Author and journalist Jill Stark asks “What is normal, anyway?" in her myth-busting series offering hope, comfort and practical advice to help people feel less alone
I wake up with a sense of impending doom, gnawing at me, deep in the pit of my stomach.
My heart is pounding so hard it feels like it might burst out of my chest like the screeching beast in the Alien movies.
Thoughts tumble over each other at a million miles an hour.
What have I done? Who did I text? What did I say? Why is there a half-eaten Big Mac on my bedroom floor?
I can’t shake the feeling that last night I set my life on fire.
And now I’m here – pinned to the bed in a white-hot panic, as every questionable decision I’ve ever made repeats in my head in a technicolor, sensory overload of shame and regret. Not for the first time after a big night out, I ask myself — Am I losing my mind?
This is hangover anxiety and it’s the worst.
If you’ve ever woken up with that jumpy, agitated, catastrophic sense that your world is teetering on the brink of the apocalypse, I feel your pain. Most people have suffered through a hangover that has left them feeling physically wretched. The raging thirst, headache, nausea, exhaustion, and eyeballs so dry you want to take them out and soak them in a jug of Powerade.
But what about the emotional debris that’s left behind after a night on the sauce? Is it normal to feel like you’re having a mental breakdown when you’re hungover?
Professor Jon Currie, one of Australia’s most prominent addiction medicine specialists, has some comforting news. “It’s very, very common to feel an emotional parallel with the physical symptoms that you feel when you’re hungover,” he said.
“After a big night of drinking, essentially your body is in withdrawal from alcohol and that brings that dreadful feeling of doom and anxiousness and restlessness and the sense that you can’t settle.”
"But what about the emotional debris that’s left behind after a night on the sauce?
Is it normal to feel like you’re having a mental breakdown when you’re hungover? "
Alcohol targets two receptors in the brain, which send messages to our nervous system. The first, gaba, is an inhibitor, which calms the brain down. Then there’s glutamate, which has the opposite effect, exciting the brain.
When we drink, it stimulates gaba and blocks glutamate, making us feel temporarily warm and fuzzy, prompting us to lose inhibitions and express our undying love to strangers at parties.
For those, like me, who are prone to anxiety, it can temporarily turn down the chatter in an over-stimulated mind. But when we wake up the next morning, the brain registers that this is not the natural order of things and tries to correct itself. That’s when things can quickly start to go pear-shaped.
“The day after drinking we get what we call a glutamate storm – so you’ve got much more glutamate binding and working in the brain and not enough of the inhibitory, calming brain chemical, gaba,” Professor Currie said.
“It’s like a car with a stuck accelerator and no brakes. That’s why you feel so agitated and restless the next morning because too much excitation is not good for the brain.”
Hangovers also stimulate the release of cortisol and noradrenaline – the body’s fight or flight hormones, which can exacerbate those catastrophic feelings, particularly if you’re already prone to anxiety.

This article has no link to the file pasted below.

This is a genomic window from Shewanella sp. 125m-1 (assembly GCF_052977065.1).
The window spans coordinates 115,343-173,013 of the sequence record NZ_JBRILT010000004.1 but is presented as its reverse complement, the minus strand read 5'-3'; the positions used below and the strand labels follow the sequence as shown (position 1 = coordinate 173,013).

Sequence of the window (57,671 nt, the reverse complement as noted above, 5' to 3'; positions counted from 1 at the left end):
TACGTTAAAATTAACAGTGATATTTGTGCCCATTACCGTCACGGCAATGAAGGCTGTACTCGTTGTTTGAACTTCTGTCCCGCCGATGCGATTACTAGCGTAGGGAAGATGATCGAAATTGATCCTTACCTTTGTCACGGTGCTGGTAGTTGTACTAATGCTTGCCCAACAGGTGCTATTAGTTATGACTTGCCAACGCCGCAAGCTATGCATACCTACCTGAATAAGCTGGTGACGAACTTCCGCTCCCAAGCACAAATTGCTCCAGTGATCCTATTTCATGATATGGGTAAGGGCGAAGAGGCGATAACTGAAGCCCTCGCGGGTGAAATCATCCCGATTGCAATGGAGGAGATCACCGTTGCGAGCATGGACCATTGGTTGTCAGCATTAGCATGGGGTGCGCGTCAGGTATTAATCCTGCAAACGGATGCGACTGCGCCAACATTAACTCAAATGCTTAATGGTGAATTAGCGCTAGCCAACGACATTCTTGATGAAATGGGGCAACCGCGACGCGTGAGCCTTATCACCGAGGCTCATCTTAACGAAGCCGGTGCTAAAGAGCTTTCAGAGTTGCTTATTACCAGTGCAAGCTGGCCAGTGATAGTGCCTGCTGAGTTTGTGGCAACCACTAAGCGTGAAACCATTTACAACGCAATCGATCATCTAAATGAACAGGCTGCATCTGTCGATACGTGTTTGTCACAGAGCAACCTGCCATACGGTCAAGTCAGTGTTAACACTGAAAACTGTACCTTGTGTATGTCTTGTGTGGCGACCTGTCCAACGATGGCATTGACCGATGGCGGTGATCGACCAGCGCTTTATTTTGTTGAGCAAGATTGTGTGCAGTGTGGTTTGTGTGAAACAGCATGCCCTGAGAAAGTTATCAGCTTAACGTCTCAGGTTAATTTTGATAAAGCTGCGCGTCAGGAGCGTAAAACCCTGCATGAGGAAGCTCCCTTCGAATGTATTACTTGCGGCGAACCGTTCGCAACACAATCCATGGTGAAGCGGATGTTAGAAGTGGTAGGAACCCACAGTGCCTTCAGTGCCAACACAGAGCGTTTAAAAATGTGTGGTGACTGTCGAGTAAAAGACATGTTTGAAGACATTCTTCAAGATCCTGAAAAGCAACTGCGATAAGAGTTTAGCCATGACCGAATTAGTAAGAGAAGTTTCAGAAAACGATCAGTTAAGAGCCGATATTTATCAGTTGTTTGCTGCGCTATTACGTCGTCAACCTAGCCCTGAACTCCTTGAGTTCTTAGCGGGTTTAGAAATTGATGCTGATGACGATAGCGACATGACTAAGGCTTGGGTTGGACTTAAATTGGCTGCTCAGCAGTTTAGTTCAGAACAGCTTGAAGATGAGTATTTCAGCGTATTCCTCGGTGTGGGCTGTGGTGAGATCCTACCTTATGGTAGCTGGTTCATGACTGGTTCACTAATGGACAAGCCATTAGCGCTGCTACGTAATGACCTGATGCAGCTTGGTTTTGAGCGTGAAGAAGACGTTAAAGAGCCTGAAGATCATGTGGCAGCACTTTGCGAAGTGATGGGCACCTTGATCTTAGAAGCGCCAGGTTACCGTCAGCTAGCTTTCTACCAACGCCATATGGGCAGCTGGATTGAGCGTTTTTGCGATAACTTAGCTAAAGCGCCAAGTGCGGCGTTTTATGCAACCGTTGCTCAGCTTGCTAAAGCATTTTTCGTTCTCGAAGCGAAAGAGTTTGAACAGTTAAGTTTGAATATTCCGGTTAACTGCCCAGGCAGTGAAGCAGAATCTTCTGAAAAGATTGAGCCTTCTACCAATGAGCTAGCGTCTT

And then there’s the way the body metabolises alcohol – breaking it down to acid aldehyde, a nasty chemical which causes much of the physical unpleasantness the morning after.
The longer that process takes, the worse you’ll feel. And everyone responds differently, depending on a range of factors including your genetic makeup.
This perhaps explains why I can have a couple of glasses of wine and still wake up the next morning feeling like my guts have turned inside out and my brain is melting. Meanwhile, my 73-year-old Scottish mother can knock back nips of whisky like a war’s coming and will be blissfully singing in the shower at 6am the next day as if her bloodstream’s impervious to booze.
On top of the haywire hormones and chemical firestorm, hangovers also interfere with our sleep patterns. A big boozy night may make us feel like we’ve fallen into a coma-like slumber, but we often don’t reach the REM stage of the sleep cycle – the period required to rest and rejuvenate the brain for the next day.
So how do we best manage hangover anxiety when it hits us? The most important thing you can do is recognise that the feelings you’re experiencing are not permanent.
Professor Currie suggests you acknowledge it’s a “transient chemical poisoning”, take a deep breath and accept the fatigue and anxiety will pass.
For me, these days I do my best to avoid hangover anxiety by no longer drinking like I’m competing for gold in the 100 metre sauv blanc sprint at the Booze Olympics. And if I do end up waking up with a raging hangover and a mind racing with regret, I try to be kind to myself and remember that there’s a difference between making a mistake and being a mistake.
So, for any of you struggling with the morning after horrors, try not to fixate on what you did or what you said the night before. Instead, give yourself some love and rest up.
And don’t forget that just because hangover anxiety is the worst, it doesn’t mean you are.
3 top tips for coping with hangover anxiety
- Accept that your body and mind are dealing with a chemical storm, and like every storm, eventually the clouds will clear.
- Stay hydrated and rest up.
- Avoid hair of the dog. Resist the temptation to have another drink to take the edge off the awfulness of your hangover. It will only prolong the recovery process.